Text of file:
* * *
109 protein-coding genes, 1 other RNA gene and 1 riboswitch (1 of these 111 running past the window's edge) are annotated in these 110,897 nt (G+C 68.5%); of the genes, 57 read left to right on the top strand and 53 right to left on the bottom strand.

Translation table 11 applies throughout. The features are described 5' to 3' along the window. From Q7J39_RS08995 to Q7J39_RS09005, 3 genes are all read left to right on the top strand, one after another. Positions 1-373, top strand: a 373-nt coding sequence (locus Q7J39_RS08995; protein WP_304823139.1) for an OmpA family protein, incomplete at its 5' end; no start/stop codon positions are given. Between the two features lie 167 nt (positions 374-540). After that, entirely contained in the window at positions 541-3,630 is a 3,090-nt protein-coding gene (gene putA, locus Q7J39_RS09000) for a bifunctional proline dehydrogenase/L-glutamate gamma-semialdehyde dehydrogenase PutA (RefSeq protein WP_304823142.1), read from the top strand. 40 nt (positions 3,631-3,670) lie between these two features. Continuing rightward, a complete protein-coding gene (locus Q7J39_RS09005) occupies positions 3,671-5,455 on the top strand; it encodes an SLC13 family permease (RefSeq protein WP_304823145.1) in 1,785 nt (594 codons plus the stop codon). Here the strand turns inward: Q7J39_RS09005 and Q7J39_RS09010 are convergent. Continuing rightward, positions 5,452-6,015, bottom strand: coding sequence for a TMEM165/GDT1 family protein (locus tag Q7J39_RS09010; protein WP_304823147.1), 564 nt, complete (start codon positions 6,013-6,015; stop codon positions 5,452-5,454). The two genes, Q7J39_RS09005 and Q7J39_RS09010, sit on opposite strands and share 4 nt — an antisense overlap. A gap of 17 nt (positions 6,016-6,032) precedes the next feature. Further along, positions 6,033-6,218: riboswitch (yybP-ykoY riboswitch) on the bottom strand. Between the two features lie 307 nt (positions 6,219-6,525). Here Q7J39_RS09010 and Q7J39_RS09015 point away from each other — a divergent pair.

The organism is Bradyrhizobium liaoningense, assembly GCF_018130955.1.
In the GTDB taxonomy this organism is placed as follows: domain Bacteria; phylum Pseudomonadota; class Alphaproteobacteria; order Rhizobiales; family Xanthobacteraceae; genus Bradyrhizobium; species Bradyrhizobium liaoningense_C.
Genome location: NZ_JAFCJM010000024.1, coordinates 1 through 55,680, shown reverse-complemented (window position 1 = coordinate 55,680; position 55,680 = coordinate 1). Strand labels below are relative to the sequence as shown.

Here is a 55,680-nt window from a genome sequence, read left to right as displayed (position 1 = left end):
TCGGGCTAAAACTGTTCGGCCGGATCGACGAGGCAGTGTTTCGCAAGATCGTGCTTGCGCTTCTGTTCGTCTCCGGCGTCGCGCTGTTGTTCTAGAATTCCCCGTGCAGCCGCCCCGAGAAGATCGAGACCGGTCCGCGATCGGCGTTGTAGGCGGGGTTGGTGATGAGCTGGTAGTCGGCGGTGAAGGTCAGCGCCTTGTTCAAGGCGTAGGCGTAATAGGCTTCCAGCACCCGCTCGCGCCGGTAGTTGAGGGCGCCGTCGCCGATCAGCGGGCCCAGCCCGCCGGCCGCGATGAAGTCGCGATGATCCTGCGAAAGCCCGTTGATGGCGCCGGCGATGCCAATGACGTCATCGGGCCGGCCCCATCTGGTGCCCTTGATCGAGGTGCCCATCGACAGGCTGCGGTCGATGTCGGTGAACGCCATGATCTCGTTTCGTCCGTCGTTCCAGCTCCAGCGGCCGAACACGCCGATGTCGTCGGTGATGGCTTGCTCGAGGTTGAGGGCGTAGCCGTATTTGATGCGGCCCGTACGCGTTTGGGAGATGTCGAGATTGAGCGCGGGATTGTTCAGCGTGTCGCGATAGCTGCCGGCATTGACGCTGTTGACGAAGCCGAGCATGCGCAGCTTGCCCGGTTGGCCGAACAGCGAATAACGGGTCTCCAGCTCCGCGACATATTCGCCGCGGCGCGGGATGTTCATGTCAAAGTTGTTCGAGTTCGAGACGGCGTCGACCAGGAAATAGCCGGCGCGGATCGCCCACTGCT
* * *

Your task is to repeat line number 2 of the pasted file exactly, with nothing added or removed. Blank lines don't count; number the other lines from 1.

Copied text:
Translation table 11 applies throughout. The features are described 5' to 3' along the window. From Q7J39_RS08995 to Q7J39_RS09005, 3 genes are all read left to right on the top strand, one after another. Positions 1-373, top strand: a 373-nt coding sequence (locus Q7J39_RS08995; protein WP_304823139.1) for an OmpA family protein, incomplete at its 5' end; no start/stop codon positions are given. Between the two features lie 167 nt (positions 374-540). After that, entirely contained in the window at positions 541-3,630 is a 3,090-nt protein-coding gene (gene putA, locus Q7J39_RS09000) for a bifunctional proline dehydrogenase/L-glutamate gamma-semialdehyde dehydrogenase PutA (RefSeq protein WP_304823142.1), read from the top strand. 40 nt (positions 3,631-3,670) lie between these two features. Continuing rightward, a complete protein-coding gene (locus Q7J39_RS09005) occupies positions 3,671-5,455 on the top strand; it encodes an SLC13 family permease (RefSeq protein WP_304823145.1) in 1,785 nt (594 codons plus the stop codon). Here the strand turns inward: Q7J39_RS09005 and Q7J39_RS09010 are convergent. Continuing rightward, positions 5,452-6,015, bottom strand: coding sequence for a TMEM165/GDT1 family protein (locus tag Q7J39_RS09010; protein WP_304823147.1), 564 nt, complete (start codon positions 6,013-6,015; stop codon positions 5,452-5,454). The two genes, Q7J39_RS09005 and Q7J39_RS09010, sit on opposite strands and share 4 nt — an antisense overlap. A gap of 17 nt (positions 6,016-6,032) precedes the next feature. Further along, positions 6,033-6,218: riboswitch (yybP-ykoY riboswitch) on the bottom strand. Between the two features lie 307 nt (positions 6,219-6,525). Here Q7J39_RS09010 and Q7J39_RS09015 point away from each other — a divergent pair.